Edward Snowden is a former member of the NSA and the CIA. He entered the public eye when he disclosed numerous classified documents and information to the public. He was then deemed as a traitor by some, including the government, and was forced to flea to Russia for political asylum. 

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Laura Ojinnaka's curator insight, March 18, 2014 9:59 PM

Edward Snowden is a government contractor that worked at an NSA center. He was a three-month employee of a government consulting firm, Booz Allen Hamilton. His controversy was that he leaked information regarding top-secret government surveillance programs. He leaked National Security Agency (NSA) documents to The Guardian and The Washington Post regarding top-secret government surveillance programs.

carly johnson's curator insight, March 21, 2014 5:04 PM

Snowden revealed many of the NSA's documents to the media and other countries. He was charged with stealing government property and basically treason, because he revealed information to other countries. He was in another country when he was found out and has been in Russia on a one year asylum. Many americans view him as a traitor while others view him as a hero. Some think that the people had a right to know what he has disclosed and the government shouldn't of hid it.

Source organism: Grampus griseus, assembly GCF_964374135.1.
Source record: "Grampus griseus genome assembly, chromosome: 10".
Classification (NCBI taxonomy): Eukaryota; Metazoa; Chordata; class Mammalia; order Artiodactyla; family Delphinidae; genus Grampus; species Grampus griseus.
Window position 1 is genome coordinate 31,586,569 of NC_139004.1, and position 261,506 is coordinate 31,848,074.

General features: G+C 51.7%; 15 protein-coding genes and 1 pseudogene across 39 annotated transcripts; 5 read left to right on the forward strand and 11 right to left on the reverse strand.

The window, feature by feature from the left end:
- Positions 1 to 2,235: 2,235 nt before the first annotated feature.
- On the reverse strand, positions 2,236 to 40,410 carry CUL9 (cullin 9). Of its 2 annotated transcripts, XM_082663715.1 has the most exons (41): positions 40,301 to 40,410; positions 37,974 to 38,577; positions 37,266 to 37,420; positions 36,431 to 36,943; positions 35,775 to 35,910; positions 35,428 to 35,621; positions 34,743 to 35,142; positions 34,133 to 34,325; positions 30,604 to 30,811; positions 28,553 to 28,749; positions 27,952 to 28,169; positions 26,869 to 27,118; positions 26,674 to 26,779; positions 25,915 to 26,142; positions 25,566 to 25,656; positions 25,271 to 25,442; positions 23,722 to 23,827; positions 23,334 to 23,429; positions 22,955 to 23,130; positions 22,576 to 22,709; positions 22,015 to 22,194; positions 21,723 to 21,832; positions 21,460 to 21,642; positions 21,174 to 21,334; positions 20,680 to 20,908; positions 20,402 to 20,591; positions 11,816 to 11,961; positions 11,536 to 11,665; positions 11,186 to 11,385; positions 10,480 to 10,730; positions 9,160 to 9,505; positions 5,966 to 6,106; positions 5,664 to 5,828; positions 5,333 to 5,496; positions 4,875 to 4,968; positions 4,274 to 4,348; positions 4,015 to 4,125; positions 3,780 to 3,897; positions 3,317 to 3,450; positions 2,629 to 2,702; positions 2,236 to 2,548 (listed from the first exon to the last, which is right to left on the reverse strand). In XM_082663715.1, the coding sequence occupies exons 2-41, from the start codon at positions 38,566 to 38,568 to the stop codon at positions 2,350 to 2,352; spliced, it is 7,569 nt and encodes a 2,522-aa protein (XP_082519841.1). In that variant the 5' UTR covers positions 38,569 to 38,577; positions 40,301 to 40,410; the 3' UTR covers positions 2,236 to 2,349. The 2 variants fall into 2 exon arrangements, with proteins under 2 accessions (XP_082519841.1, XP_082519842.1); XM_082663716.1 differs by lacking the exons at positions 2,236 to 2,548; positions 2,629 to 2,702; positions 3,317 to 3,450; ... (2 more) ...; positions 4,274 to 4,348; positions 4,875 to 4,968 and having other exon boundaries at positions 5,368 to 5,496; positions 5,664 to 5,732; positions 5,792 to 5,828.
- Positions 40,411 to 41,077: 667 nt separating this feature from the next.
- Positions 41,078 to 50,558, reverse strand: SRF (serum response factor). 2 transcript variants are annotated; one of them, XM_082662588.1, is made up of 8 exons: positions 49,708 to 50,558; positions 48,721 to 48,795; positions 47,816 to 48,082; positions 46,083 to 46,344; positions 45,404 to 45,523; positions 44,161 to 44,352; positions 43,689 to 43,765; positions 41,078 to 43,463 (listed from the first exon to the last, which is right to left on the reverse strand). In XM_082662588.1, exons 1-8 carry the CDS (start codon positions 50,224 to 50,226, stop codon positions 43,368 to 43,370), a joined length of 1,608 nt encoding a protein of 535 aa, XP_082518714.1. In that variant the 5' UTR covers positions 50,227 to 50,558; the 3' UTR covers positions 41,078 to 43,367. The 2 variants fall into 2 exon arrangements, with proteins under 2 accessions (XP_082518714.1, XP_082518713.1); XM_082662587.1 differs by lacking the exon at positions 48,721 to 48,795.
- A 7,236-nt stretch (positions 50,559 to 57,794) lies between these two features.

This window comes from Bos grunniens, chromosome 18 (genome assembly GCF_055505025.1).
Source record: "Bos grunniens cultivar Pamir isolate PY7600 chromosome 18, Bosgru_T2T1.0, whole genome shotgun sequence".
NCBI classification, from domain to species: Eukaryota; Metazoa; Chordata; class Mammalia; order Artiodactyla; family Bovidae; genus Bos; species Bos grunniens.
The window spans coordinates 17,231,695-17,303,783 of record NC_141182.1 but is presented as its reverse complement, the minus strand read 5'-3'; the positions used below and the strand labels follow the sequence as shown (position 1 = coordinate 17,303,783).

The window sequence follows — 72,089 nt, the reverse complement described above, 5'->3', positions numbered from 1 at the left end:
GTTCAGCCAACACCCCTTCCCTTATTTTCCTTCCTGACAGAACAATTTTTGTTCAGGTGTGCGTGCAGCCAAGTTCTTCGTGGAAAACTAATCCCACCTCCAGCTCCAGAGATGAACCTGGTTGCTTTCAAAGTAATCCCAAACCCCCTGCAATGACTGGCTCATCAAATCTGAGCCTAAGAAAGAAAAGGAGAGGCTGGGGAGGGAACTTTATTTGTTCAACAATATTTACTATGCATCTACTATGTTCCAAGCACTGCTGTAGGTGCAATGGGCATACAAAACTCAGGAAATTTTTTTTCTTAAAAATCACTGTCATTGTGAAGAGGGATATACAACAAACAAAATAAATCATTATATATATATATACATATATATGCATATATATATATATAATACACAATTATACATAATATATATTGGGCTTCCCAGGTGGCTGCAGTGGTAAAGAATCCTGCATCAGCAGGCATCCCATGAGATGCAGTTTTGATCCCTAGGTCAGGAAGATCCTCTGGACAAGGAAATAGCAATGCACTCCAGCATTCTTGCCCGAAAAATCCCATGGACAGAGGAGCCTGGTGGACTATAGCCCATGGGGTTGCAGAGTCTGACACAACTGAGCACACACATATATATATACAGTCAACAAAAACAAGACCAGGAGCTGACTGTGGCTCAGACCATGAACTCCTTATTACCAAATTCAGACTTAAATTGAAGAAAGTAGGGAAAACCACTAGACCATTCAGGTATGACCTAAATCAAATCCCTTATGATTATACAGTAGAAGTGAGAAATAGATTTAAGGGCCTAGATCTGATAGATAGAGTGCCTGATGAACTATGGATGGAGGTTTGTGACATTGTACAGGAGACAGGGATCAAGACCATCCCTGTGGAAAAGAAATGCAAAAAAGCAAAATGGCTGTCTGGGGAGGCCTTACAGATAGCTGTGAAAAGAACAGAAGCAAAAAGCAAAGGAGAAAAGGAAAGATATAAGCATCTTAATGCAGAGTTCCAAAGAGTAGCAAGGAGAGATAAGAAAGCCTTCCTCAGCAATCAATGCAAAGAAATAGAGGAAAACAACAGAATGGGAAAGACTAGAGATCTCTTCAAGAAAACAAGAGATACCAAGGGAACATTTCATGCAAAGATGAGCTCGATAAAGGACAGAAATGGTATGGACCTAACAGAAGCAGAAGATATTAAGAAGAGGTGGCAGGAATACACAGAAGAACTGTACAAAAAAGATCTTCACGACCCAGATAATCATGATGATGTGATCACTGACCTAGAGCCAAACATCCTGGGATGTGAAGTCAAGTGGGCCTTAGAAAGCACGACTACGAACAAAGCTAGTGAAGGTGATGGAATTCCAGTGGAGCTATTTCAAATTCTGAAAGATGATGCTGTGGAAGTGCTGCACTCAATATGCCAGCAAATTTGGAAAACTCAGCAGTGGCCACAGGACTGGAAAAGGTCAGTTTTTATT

Tiffany Sabbaghi's curator insight, March 23, 2014 3:29 PM

(Absent on 3/13 and 3/14)

Edward Snowden is known for being an American computer specialist and the former employee of the CIA, as well as a former contractor for the NSA. He became "famous" for disclosing extremely classified documents to other media outlets. The documents he leaked revealed classified details of global surveillance programs run by the NSA. The controversy surrounding Edward Snowden concerns whether what he did was right or wrong and whether the issue of national security vs. information privacy is taken into account and if he should get punished, even though he has been charged. 

Rescooped by Jerry Bi from AP Government & Politics
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DUE BY 3/13 @ 11:59 pm -- Feinstein Is Right. The CIA’s Out of Control.

DUE BY 3/13 @ 11:59 pm -- Feinstein Is Right. The CIA’s Out of Control. | AP GOPO 2014 | Scoop.it
Five years of frustration boiled over when Sen. Dianne Feinstein flayed the CIA on the Senate floor Tuesday. She accused the agency of lying, cheating and stealing to block a 6,300-page report on the CIA’s secret prisons and torture from seeing the light of day. In essence, she said, the CIA was spying on the Senate Intelligence Committee’s...

Via Teresa Herrin
Jerry Bi's insight: